Two communication platforms are vying for users and trying to push the newest features and functions. Which incorporates a seamless user experience better?
As much as Snapchat is fighting for its life right now to differentiate from its copycats, figure out a way to make money, and a myriad of other business concerns, from a UX perspective I actually really like the moves they’re making.
The key thing that they’re doing is adding more features but not ruining the experience by forcing the user to use them. One that I really liked is the Bitmoji widgets which give you a personalized person and provide another way for stickers. They’ve added groups, which makes it much more easier when you want to send to specific groups a lot. You can send a picture from your camera roll. The latest thing they’re trying to do is searching across all stories that are put on public, and you can spend much more time viewing whatever thing you want. I think all these changes are great.
Even with ads, they’ve done it in such a genius way. These pop up within the discover stories you view (which make them relevant), but you can also skip them! It’s also positioned in the right place between your “recent stories” and “all stories”.
In addition to adding features, they’re always modifying the usability of the app in incremental changes that, even if users don’t agree with the change, it doesn’t hinder their ability to use the functions. An example of that would be removing the alphabetical grouping of your friends list in rows, but still allowing you to see the letters of your friend’s first name as you scroll down. You can search people and chat.
Contrast this to Facebook Messenger. I used to love it as a product, but not so much anymore although it’s still my main form of communication. Perhaps its that stickiness that make it okay for them to push certain features while Snapchat can’t, but the all-in-one use tool and the bloatedness of the app is just too much. When these horizontal bars started showing up in my messages of “suggested friends”, “active now”, “wish them a happy birthday”, I got so annoyed that I would delete the app and redownload it to get back to the previous version. They’ve since given us the ability to hide them, but not even permanently. Like why on earth would I want to see suggested people to add on my list of messages? That’s what Facebook is for, not Messenger. Not only that, but there already is a button on the bottom column where you can see people who are active now. And stop having a message for people you’ve just added to tell you to chat with them.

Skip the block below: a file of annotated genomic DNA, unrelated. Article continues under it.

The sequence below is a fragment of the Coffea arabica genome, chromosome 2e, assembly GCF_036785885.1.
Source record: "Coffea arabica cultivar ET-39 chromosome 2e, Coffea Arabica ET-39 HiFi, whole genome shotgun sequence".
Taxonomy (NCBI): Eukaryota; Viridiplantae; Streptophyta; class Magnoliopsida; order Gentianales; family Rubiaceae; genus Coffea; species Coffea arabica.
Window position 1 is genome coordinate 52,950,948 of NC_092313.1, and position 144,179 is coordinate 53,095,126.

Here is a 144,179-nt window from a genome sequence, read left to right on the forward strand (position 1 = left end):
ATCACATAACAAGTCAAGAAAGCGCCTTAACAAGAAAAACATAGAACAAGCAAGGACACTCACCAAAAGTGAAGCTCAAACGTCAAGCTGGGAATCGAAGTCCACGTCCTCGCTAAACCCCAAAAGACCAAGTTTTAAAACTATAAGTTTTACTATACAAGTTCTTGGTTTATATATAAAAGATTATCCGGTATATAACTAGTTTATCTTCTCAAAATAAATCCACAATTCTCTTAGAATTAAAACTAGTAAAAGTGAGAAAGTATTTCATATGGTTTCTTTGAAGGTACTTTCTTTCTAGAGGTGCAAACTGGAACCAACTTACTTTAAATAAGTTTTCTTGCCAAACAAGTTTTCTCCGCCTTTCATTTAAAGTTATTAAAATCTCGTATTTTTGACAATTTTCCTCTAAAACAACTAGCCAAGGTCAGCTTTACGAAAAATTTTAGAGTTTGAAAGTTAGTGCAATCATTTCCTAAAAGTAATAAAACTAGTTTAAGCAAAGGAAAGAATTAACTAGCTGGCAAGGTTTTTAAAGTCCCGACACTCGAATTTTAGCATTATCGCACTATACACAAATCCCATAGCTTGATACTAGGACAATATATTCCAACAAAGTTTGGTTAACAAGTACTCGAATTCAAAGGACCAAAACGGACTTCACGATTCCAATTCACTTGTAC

This whole market shift towards “the camera is the news feed” is also implemented terribly into Messenger. They stuck a camera button in the middle of messages, and the worst part is scrolling to the top of your messages can render the camera to pop up too. Then they added stories to the top, but also adding this rectangle box that shows up on the right side if the person has a story up looks terrible. It completely changes the look of the app without giving the user control. It’s not the fact that the camera/stories is a part of Messenger, but that they’re being forced into being the main way of communication when you’ve never used the app for that purpose. Like, I would have no problem if stories had a separate tab on the bottom right where you can go in and view everyone’s stories there.
That being said, there are a bunch of good things that is implemented smoothly in Messenger: reaction emojis to messages, @ a specific person in a group, polling, even the games thing was fun for a few days. These were all useful and cool changes, but they didn’t have to be used if you don’t want to. They’ve also made the integration and workflows better when you click links to navigate to different things.
I get that the challenge is that Messenger is trying to shift towards the camera being the face of communication while Snapchat is already there, but I’m not sure if forcing their user base to be there without easing them in is the right move. But maybe I’m just in the minority as messages being my communication platform versus the camera.